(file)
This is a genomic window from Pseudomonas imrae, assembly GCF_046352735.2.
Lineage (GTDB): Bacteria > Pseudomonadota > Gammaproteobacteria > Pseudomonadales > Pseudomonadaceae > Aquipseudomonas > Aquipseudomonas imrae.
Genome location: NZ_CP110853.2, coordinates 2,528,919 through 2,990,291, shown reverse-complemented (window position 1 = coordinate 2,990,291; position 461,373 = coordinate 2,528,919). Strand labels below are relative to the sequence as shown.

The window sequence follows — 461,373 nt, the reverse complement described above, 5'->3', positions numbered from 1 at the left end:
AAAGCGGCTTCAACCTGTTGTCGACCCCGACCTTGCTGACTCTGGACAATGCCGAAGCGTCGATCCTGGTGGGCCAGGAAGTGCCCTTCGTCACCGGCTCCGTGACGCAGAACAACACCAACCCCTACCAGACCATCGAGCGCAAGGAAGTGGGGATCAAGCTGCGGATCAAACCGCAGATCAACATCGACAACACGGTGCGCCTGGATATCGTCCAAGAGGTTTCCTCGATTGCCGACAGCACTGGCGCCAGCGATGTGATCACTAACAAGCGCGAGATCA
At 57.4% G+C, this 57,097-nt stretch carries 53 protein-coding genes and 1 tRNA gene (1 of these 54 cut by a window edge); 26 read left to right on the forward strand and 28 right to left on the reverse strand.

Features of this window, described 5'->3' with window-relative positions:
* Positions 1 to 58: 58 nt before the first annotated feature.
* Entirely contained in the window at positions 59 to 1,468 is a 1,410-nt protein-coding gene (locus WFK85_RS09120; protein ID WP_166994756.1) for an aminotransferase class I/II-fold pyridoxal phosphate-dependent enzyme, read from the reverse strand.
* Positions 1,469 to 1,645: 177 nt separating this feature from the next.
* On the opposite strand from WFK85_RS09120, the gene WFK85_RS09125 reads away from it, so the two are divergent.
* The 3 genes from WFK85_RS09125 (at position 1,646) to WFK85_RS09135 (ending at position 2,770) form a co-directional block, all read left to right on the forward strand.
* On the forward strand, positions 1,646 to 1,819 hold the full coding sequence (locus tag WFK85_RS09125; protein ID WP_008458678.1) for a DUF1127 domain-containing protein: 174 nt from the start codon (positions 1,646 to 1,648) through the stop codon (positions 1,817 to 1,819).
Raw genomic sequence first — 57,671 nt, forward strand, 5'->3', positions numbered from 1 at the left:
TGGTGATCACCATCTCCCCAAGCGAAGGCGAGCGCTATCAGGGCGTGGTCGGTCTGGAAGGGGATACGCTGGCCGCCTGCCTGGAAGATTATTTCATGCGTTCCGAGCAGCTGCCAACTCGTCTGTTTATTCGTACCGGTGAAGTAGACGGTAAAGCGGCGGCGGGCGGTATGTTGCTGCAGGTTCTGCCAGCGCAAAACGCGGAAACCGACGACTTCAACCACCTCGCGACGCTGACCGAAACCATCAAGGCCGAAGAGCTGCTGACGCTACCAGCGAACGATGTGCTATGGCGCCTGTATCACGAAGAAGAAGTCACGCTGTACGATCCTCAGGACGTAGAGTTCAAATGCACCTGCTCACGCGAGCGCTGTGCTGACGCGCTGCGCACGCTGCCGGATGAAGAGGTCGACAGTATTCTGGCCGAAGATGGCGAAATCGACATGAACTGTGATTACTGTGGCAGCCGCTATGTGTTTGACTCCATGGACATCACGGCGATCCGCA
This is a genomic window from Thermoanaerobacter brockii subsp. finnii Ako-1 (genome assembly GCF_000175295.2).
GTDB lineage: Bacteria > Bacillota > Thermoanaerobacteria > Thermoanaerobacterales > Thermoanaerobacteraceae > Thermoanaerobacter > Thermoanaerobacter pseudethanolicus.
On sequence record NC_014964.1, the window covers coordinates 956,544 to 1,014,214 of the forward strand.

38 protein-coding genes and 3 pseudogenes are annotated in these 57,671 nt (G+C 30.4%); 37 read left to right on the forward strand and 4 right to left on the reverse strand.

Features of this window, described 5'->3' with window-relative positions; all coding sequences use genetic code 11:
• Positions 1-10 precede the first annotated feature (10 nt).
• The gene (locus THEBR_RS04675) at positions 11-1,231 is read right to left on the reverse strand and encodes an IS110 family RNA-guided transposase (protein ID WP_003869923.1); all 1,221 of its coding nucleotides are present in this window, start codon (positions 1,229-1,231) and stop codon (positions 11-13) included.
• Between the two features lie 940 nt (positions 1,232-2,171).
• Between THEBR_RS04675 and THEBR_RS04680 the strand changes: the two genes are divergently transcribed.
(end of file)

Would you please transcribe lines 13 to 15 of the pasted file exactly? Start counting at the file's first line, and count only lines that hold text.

* On the forward strand, positions 1,646 to 1,819 hold the full coding sequence (locus tag WFK85_RS09125; protein ID WP_008458678.1) for a DUF1127 domain-containing protein: 174 nt from the start codon (positions 1,646 to 1,648) through the stop codon (positions 1,817 to 1,819).
Raw genomic sequence first — 57,671 nt, forward strand, 5'->3', positions numbered from 1 at the left:
TGGTGATCACCATCTCCCCAAGCGAAGGCGAGCGCTATCAGGGCGTGGTCGGTCTGGAAGGGGATACGCTGGCCGCCTGCCTGGAAGATTATTTCATGCGTTCCGAGCAGCTGCCAACTCGTCTGTTTATTCGTACCGGTGAAGTAGACGGTAAAGCGGCGGCGGGCGGTATGTTGCTGCAGGTTCTGCCAGCGCAAAACGCGGAAACCGACGACTTCAACCACCTCGCGACGCTGACCGAAACCATCAAGGCCGAAGAGCTGCTGACGCTACCAGCGAACGATGTGCTATGGCGCCTGTATCACGAAGAAGAAGTCACGCTGTACGATCCTCAGGACGTAGAGTTCAAATGCACCTGCTCACGCGAGCGCTGTGCTGACGCGCTGCGCACGCTGCCGGATGAAGAGGTCGACAGTATTCTGGCCGAAGATGGCGAAATCGACATGAACTGTGATTACTGTGGCAGCCGCTATGTGTTTGACTCCATGGACATCACGGCGATCCGCA